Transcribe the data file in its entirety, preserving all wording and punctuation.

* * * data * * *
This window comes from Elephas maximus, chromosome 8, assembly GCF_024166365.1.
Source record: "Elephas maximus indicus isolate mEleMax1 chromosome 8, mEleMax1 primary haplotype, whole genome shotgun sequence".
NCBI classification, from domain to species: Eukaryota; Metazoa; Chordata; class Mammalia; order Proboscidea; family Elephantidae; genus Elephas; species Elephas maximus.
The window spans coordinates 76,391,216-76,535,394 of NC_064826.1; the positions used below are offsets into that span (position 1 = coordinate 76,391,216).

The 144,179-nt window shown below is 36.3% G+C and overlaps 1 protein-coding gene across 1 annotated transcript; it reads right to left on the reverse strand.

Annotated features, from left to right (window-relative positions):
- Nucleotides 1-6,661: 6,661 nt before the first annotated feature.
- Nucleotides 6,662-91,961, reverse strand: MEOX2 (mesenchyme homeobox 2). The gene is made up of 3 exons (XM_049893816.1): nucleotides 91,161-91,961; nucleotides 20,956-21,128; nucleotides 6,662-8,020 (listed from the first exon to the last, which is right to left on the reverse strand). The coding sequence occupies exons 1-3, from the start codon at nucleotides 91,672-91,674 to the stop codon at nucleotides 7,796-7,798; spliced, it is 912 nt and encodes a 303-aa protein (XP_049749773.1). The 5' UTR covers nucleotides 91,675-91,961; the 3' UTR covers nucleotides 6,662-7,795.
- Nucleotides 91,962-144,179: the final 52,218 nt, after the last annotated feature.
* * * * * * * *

This window comes from Elephas maximus, chromosome 8, assembly GCF_024166365.1.
Source record: "Elephas maximus indicus isolate mEleMax1 chromosome 8, mEleMax1 primary haplotype, whole genome shotgun sequence".
NCBI classification, from domain to species: Eukaryota; Metazoa; Chordata; class Mammalia; order Proboscidea; family Elephantidae; genus Elephas; species Elephas maximus.
The window spans coordinates 76,391,216-76,535,394 of NC_064826.1; the positions used below are offsets into that span (position 1 = coordinate 76,391,216).

The 144,179-nt window shown below is 36.3% G+C and overlaps 1 protein-coding gene across 1 annotated transcript; it reads right to left on the reverse strand.

Annotated features, from left to right (window-relative positions):
- Nucleotides 1-6,661: 6,661 nt before the first annotated feature.
- Nucleotides 6,662-91,961, reverse strand: MEOX2 (mesenchyme homeobox 2). The gene is made up of 3 exons (XM_049893816.1): nucleotides 91,161-91,961; nucleotides 20,956-21,128; nucleotides 6,662-8,020 (listed from the first exon to the last, which is right to left on the reverse strand). The coding sequence occupies exons 1-3, from the start codon at nucleotides 91,672-91,674 to the stop codon at nucleotides 7,796-7,798; spliced, it is 912 nt and encodes a 303-aa protein (XP_049749773.1). The 5' UTR covers nucleotides 91,675-91,961; the 3' UTR covers nucleotides 6,662-7,795.
- Nucleotides 91,962-144,179: the final 52,218 nt, after the last annotated feature.